Peering into the Abyss:

Ron Bolin: October 30, 2011

Tomorrow will be Halloween when ghosts and ghouls return to haunt the living and to demand their pound of flesh.  Examining the city’s financial information is a similarly haunting experience.  While our Council and Staff continue to add to our existing infrastructure at a rate of hundreds of millions of dollars in the last few years, the City discloses an overall infrastructure replacement estimate of $1,800,000,000 dollars.

“…the $1.8 billion is an estimate.  You won’t find it in our financial statements or our budget.  It is an estimate of what it would cost to replace, at current costs, all of our infrastructure.  This includes roads, sewers, water systems, buildings, street lights, etc.   In effect, it is the replacement cost for the $550 million dollars of assets that we have recorded at book value.”   City of Nanaimo

This year we have added about another $100,000,000 dollars in infrastructure to the our existing $1.8 billion by way of approving a water treatment plant, a City Hall Annex, a water pipeline connection to the Harmac water supply, widening Bowen Road and other smaller projects.

Why should we be concerned?  We should be concerned because this entire infrastructure inventory must eventually be replaced.  With the new additions, we now have nearly $2 billion dollars’ worth of assets to replace.

“… think of it this way.  You buy a car for $50,000 that has a life of 10 years and has no value at the end.  It is now 5 years old.  Your net book value (a.k.a. depreciated value) would be $25,000.  That’s the amount we record in our financial statements.  However, to replace that car would cost you $50,000 or more at current costs.  It doesn’t mean that you have to spend that money this year, or even in five years, but that is still the replacement cost.“   City of Nanaimo

Notice that the operating costs  are not included, this is simply the replacement cost.  Your car would require gas and oil, tune-ups, tires etc. which are included neither in the case of the car or that of Nanaimo’s infrastructure.

Routine maintenance and operation aside, what should be very concerning is the replacement cost of this infrastructure.  Unless we can find a way to do without our roads, sewers, water systems, buildings, street lights, etc., in the future, they will have to be replaced.  Some of the elements have a longer life than others and some have been installed more recently and thus have more life remaining in them.  However, if we were to say that our existing infrastructure had a life remaining of 50 years (this seems unlikely given the ratio of the $550 million asset value to the $1.8 billion replacement cost) we should be setting aside and/or replacing some $40 million dollars of infrastructure each year just to stay even.  In 2011 property taxes in Nanaimo brought in about $83 million.  That is to say if we were funding our infrastructure replacement costs by this reckoning, nearly half of all our taxes would go to our infrastructure replacement account.  Is this sustainable?  Are we living too high on the hog?  Can we afford any more major infrastructure projects such as multiplexes, publically funded hotels or foot ferry services, etc.?  I don’t think so.  What do you think?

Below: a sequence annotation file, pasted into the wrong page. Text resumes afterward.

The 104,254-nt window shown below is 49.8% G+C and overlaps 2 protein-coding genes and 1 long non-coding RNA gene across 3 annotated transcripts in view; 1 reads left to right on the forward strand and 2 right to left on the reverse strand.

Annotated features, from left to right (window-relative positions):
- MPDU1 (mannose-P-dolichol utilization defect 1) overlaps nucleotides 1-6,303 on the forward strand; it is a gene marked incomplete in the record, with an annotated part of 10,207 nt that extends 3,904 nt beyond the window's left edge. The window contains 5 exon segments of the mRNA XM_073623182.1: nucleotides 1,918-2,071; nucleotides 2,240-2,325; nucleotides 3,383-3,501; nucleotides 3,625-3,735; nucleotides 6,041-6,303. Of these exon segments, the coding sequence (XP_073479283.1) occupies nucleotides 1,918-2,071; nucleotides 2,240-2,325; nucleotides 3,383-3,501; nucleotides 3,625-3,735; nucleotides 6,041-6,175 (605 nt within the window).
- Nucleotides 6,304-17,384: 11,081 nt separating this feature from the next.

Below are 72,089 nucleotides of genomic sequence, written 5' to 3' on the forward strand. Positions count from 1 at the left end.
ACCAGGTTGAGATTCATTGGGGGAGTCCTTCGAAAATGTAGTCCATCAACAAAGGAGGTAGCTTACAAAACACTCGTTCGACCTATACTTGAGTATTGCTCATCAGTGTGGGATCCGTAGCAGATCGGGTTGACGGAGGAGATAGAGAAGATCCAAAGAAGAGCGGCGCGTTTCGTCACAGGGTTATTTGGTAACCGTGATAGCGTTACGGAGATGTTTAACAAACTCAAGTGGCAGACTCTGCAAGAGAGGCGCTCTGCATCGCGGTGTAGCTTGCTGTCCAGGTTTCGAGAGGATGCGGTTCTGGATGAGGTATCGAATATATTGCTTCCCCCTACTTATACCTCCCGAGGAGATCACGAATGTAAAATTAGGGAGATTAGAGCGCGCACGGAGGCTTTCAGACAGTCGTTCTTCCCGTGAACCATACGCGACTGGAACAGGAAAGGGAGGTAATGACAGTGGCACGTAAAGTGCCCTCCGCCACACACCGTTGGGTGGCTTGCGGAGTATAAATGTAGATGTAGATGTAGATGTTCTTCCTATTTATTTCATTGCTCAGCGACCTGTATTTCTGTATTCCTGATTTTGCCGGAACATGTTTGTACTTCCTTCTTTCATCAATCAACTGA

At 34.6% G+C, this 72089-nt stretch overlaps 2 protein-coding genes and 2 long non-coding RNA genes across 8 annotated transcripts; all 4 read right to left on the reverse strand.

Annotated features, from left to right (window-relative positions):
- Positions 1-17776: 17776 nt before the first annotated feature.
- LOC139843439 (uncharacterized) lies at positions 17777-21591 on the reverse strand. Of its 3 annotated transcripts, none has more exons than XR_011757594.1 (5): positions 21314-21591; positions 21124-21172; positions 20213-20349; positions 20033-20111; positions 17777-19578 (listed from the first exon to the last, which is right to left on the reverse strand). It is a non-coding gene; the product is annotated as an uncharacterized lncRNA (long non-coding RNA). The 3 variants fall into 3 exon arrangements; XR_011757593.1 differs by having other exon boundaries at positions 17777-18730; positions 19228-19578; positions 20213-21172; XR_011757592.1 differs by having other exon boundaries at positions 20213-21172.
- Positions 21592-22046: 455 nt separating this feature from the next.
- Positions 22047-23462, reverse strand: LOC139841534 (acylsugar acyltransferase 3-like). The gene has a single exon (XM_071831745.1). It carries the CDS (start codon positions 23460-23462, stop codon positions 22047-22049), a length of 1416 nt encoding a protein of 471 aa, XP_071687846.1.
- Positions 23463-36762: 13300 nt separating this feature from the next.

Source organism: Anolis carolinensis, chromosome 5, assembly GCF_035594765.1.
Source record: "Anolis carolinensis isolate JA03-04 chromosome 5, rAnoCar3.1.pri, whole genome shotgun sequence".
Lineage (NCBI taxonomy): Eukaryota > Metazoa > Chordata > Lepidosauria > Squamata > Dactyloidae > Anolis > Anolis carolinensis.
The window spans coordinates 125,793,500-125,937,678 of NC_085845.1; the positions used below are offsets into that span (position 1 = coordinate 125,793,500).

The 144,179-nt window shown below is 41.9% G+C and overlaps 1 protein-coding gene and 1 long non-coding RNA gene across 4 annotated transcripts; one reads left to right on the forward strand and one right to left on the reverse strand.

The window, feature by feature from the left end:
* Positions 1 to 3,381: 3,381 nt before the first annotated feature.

A Note on the Occupy Nanaimo folks:

I have made a couple of trips to Diana Krall Plaza to see the people and the venue.  I spent some time looking at the various signs that are being carried or have been erected.  While some harp on the apparent lack of a unified message from these demonstrators, it appeared to be clear to me.  Behind all those signs was the simple message:  “We do not trust our institutions.”  This is a sad message and one that deserves sober consideration.

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